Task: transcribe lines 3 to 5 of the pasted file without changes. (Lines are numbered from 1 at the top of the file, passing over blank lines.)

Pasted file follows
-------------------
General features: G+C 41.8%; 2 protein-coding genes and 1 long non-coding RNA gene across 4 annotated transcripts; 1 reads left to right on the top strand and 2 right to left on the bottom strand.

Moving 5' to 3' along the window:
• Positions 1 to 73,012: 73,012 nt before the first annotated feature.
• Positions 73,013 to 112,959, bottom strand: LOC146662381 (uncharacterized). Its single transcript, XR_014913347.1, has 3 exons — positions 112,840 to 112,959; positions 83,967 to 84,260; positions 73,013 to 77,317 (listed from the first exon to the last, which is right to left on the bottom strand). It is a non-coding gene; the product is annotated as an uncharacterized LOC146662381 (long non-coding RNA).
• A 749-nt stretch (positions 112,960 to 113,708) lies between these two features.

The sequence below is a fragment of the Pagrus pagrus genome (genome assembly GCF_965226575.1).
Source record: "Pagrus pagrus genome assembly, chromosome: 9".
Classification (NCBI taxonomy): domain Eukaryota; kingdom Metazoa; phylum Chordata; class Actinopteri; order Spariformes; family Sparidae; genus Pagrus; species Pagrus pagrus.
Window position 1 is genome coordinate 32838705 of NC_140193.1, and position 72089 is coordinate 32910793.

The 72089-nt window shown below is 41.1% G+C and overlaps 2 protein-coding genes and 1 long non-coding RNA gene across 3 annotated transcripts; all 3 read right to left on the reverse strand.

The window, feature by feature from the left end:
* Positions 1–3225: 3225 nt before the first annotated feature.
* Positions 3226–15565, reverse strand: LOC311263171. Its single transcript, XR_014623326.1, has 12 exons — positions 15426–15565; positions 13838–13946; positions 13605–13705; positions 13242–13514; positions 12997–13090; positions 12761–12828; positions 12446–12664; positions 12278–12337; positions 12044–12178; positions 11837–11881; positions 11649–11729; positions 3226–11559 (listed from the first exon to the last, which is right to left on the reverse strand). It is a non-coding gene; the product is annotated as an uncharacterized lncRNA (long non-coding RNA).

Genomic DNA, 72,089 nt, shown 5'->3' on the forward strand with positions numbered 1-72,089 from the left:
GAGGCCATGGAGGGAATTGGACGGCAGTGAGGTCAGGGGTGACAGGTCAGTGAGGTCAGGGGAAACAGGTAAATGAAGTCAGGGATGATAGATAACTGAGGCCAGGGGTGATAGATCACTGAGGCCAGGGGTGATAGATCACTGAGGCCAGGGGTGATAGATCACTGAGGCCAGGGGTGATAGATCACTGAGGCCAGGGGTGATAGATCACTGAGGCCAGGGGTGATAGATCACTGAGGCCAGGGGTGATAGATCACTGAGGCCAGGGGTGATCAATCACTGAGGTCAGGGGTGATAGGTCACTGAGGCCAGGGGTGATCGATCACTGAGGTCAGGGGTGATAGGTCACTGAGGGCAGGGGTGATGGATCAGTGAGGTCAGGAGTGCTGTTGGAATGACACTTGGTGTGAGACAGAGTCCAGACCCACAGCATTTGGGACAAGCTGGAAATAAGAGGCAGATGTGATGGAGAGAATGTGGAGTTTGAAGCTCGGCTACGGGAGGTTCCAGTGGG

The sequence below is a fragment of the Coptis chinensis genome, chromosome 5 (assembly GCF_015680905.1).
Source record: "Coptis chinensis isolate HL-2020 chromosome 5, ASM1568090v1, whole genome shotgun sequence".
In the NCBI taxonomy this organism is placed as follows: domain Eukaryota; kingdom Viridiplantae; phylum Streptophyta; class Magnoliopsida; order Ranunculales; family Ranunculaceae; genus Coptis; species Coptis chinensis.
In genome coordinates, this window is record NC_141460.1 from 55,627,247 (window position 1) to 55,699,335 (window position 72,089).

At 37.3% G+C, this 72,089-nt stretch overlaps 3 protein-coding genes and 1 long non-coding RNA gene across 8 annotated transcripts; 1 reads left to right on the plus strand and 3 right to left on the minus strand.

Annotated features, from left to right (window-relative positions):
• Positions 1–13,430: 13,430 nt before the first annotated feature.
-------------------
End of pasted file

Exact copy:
• Positions 1 to 73,012: 73,012 nt before the first annotated feature.
• Positions 73,013 to 112,959, bottom strand: LOC146662381 (uncharacterized). Its single transcript, XR_014913347.1, has 3 exons — positions 112,840 to 112,959; positions 83,967 to 84,260; positions 73,013 to 77,317 (listed from the first exon to the last, which is right to left on the bottom strand). It is a non-coding gene; the product is annotated as an uncharacterized LOC146662381 (long non-coding RNA).
• A 749-nt stretch (positions 112,960 to 113,708) lies between these two features.